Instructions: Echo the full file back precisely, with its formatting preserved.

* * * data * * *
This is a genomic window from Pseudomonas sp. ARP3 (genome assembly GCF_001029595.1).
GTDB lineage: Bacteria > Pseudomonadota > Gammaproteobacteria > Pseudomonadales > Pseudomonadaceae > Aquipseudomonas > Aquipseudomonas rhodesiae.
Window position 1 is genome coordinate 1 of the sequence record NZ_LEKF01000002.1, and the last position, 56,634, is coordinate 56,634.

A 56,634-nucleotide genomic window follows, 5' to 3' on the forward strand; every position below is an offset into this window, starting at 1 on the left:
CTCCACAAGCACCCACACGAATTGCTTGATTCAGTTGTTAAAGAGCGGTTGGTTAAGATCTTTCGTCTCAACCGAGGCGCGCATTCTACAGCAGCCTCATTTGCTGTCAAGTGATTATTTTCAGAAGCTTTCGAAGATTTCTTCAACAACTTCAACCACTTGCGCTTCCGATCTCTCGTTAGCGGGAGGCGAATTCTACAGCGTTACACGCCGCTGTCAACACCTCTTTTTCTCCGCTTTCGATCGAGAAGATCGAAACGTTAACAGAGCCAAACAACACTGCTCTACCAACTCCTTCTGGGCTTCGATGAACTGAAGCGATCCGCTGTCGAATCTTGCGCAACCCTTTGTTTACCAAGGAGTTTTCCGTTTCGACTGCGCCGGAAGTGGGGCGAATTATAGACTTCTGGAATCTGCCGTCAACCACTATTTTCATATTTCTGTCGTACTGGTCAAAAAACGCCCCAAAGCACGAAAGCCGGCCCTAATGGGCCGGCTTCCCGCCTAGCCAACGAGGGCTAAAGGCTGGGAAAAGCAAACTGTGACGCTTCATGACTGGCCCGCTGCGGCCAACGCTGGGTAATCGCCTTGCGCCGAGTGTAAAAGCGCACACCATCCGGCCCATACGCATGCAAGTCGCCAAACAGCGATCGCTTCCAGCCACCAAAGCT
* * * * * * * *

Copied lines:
This is a genomic window from Pseudomonas sp. ARP3 (genome assembly GCF_001029595.1).
GTDB lineage: Bacteria > Pseudomonadota > Gammaproteobacteria > Pseudomonadales > Pseudomonadaceae > Aquipseudomonas > Aquipseudomonas rhodesiae.
Window position 1 is genome coordinate 1 of the sequence record NZ_LEKF01000002.1, and the last position, 56,634, is coordinate 56,634.

A 56,634-nucleotide genomic window follows, 5' to 3' on the forward strand; every position below is an offset into this window, starting at 1 on the left:
CTCCACAAGCACCCACACGAATTGCTTGATTCAGTTGTTAAAGAGCGGTTGGTTAAGATCTTTCGTCTCAACCGAGGCGCGCATTCTACAGCAGCCTCATTTGCTGTCAAGTGATTATTTTCAGAAGCTTTCGAAGATTTCTTCAACAACTTCAACCACTTGCGCTTCCGATCTCTCGTTAGCGGGAGGCGAATTCTACAGCGTTACACGCCGCTGTCAACACCTCTTTTTCTCCGCTTTCGATCGAGAAGATCGAAACGTTAACAGAGCCAAACAACACTGCTCTACCAACTCCTTCTGGGCTTCGATGAACTGAAGCGATCCGCTGTCGAATCTTGCGCAACCCTTTGTTTACCAAGGAGTTTTCCGTTTCGACTGCGCCGGAAGTGGGGCGAATTATAGACTTCTGGAATCTGCCGTCAACCACTATTTTCATATTTCTGTCGTACTGGTCAAAAAACGCCCCAAAGCACGAAAGCCGGCCCTAATGGGCCGGCTTCCCGCCTAGCCAACGAGGGCTAAAGGCTGGGAAAAGCAAACTGTGACGCTTCATGACTGGCCCGCTGCGGCCAACGCTGGGTAATCGCCTTGCGCCGAGTGTAAAAGCGCACACCATCCGGCCCATACGCATGCAAGTCGCCAAACAGCGATCGCTTCCAGCCACCAAAGCT